Stash Paperback – 27 Jul 2010
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""Stash "is a masterly exploration of the pleasures and pitfalls of modern-day capitalism. David Klein writes with satirical flair, but also with compassion for his characters."--"Howard County Times"
"Exhaustive details about corporate marketing practices and marijuana production make Klein's debut novel informative as well as compelling. Fans of both domestic drama and corporate intrigue will enjoy it."--"Library Journal"
"Klein has a nimble storytelling style, and readers who dig these type of melodramas will find some richly intertwined stories...A very adult remake of an after-school special that's driven by story, not lessons."--"Kirkus"
"Satisfying on many levels, not least in its moral ambiguity that lends complexity to a story well told. This is as much about a marriage as it is the unraveling of a suspenseful plot"--James Landis, author of" The Last Day"
"Warning: This is the kind of book that will keep you up at night, holding your breath as you turn the pages."--Sandi Shelton, author of "Kissing Games of the World"
About the Author
David Klein is a native of upstate New York whose short fiction has appeared in a variety of literary magazines. He owns and operates a marketing communications firm in Delmar, New York, where he lives with his wife and two children. Klein is at work on a second novel.
Most Helpful Customer Reviews on Amazon.com (beta)
The author does an amazing job creating multiple characters that you feel like you really know them. It was so descriptive it was as if I was watching a movie..I was that absorbed into it and the author is that good at capturing your attention.
The story has you on the edge of your seat, so suspenseful, to the point where it was impossible for me to put this book down for the day. I kept returning to it in hopes of figuring it out or seeing the end. But, it was such a page turner that I was up until one in the morning, until I had finished the book.
The first time I read the plot/description of Stash, I couldn't wait to read it. I don't normally read a lot of fiction but this was sounded so intriguing and so real life, like you could imagine it happening.
If the description of this book sounds like something you'd enjoy, get the book, you will NOT be dissapointed!! Very original story, very well written, Five stars easily!
I'm looking forward to this up and coming author's second book!
Loving mother and housewife Gwen Raine bought some pot from ex-boyfriend Jude for recreational use. On the way home, driving down some precarious mountain roads, she was involved in a car accident. She was hit by an elderly driver (suffering from dementia), and both end up in the ER. Although Gwen was not at fault, the police found the bag in her car and the THC in her system, and now the DA is poised to strong-arm or throw the book at her due to escalating drug sales in the community.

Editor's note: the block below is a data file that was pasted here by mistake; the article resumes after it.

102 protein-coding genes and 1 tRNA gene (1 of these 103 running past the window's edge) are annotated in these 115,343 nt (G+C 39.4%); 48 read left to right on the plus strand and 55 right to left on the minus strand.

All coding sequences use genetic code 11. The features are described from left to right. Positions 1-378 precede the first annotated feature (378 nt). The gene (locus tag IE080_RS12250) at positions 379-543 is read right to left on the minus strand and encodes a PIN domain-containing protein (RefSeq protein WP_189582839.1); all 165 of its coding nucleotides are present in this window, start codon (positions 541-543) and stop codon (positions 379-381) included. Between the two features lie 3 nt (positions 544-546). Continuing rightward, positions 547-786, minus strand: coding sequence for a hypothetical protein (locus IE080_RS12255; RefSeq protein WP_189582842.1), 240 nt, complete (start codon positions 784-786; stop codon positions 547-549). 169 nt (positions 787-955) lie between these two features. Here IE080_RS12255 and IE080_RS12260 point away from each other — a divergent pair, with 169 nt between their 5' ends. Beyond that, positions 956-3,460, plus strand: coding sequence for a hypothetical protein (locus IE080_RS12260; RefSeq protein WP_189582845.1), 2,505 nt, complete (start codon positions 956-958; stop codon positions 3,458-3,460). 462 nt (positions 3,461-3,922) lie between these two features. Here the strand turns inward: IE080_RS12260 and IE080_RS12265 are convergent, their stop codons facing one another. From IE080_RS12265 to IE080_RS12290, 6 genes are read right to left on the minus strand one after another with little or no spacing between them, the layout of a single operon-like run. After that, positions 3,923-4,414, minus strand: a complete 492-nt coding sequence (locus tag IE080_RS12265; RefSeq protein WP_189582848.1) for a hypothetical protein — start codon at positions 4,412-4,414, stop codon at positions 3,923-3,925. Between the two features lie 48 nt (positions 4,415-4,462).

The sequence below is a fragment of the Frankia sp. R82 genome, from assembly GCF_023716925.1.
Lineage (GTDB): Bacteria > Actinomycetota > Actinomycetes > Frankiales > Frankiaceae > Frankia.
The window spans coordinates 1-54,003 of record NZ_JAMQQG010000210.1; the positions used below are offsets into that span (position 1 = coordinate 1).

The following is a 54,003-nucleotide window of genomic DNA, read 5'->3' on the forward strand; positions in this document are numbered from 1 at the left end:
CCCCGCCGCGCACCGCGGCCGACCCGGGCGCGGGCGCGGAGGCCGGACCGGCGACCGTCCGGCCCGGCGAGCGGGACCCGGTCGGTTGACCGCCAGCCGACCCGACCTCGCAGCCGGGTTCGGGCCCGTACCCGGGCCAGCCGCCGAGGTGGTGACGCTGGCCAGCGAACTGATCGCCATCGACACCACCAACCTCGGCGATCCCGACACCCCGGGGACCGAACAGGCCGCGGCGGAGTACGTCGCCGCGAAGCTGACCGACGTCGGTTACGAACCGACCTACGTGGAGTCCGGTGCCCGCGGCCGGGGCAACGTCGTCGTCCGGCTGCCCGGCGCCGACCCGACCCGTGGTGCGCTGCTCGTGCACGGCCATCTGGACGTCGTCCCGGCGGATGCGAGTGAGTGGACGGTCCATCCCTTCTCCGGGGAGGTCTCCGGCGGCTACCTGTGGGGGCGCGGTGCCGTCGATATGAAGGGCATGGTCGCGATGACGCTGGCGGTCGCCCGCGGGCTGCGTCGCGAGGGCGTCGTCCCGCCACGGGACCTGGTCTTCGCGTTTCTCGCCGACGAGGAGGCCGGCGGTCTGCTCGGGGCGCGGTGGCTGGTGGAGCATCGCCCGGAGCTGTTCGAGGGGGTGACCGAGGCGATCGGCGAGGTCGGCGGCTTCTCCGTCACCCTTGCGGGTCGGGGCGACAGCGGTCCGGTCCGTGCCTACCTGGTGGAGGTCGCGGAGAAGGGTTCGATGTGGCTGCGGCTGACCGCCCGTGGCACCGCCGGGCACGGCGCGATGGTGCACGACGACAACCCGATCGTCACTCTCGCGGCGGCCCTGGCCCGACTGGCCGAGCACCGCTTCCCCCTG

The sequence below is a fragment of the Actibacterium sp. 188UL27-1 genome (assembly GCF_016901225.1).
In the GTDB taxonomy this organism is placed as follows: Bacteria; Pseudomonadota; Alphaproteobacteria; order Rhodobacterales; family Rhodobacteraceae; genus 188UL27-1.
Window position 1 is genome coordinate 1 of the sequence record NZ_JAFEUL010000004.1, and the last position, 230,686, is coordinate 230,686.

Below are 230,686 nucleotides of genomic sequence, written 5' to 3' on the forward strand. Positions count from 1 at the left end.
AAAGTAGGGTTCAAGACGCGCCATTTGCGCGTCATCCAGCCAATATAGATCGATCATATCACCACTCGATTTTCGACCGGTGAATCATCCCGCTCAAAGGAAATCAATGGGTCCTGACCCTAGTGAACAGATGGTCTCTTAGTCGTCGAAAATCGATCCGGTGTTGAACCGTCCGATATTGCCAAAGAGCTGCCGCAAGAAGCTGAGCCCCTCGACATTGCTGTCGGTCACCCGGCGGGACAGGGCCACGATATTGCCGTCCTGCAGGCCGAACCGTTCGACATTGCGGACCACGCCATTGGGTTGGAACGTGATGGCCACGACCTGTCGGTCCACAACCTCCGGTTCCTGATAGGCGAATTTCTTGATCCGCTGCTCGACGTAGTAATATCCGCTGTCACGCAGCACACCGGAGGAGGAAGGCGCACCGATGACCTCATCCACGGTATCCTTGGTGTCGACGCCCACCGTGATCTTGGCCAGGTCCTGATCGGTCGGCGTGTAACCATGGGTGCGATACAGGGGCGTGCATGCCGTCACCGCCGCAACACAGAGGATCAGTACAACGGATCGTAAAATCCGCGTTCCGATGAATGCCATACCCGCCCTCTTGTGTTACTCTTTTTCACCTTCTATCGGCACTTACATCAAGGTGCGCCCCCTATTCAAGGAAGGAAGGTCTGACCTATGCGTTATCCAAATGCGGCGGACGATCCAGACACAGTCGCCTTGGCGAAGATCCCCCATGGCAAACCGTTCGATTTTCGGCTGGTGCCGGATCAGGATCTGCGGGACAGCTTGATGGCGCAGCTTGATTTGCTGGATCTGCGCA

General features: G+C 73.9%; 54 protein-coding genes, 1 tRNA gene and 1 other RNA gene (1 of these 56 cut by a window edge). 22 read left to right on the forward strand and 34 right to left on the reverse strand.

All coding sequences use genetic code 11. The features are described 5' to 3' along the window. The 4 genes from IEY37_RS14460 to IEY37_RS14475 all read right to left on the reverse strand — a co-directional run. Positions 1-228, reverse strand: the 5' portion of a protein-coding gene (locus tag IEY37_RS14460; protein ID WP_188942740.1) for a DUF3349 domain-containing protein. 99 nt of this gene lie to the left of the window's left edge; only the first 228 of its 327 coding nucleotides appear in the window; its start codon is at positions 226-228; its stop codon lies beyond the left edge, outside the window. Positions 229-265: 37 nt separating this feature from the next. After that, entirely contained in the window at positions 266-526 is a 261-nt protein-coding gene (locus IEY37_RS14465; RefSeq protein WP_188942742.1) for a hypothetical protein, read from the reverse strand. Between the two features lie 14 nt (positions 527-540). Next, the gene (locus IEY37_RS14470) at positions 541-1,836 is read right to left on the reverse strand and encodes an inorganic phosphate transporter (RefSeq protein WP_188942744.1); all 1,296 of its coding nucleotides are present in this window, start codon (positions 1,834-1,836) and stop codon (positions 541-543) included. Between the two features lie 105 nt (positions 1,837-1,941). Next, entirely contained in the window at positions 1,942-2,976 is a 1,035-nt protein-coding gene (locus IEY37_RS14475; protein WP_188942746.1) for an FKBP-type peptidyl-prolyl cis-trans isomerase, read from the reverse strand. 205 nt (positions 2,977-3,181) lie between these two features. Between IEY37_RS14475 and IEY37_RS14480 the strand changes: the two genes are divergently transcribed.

Concurrently, husband Brian is having some problems at his high-paying job at Caladon Pharmaceuticals. They have been walking a fine line with marketing an anti-anxiety medication as an off-label weight loss drug. Some speculative and hazardous risks were taken by the company's executives, which threaten to topple over onto Brian. The Raines have separate stressors and two small children together. The marriage is now loaded with accumulating anxieties and legal problems. How--or if--they pull through keeps the reader on edge.
Told from multiple narrative perspectives in alternating chapters, the story focuses primarily on Gwen and Brian Raine; the enigmatic and laconic Jude; and Jude's daughter, Dana. Gwen and Brian's depiction as a suburban married couple devoted to their children do fall into a quasi-stock profile. The "form" of their characters is familiar. However, Klein keeps the story taut and the reader tense by compounding the problems resulting from a ripple effect that connects the characters to each other. He convincingly pushes the envelope with Gwen. She is faced with difficult ethical and moral choices, and her responses aren't canned or predictable.
Jude is morally ambiguous, and I applaud the author for an honest and organic rendering of this character, never falling into an easy trap of stereotype. Moreover, Klein doesn't demonize all recreational pot smokers into categorical addicts or amoral/immoral deviants. He aptly illustrates the various lifestyle choices that people make and the consequences of their behaviors.
The author did his research and applied his details fluently. I worked for a company that performed drug trials, and I recognize the spot-on ethical dilemmas and vicissitudes that were portrayed and plagued Brian.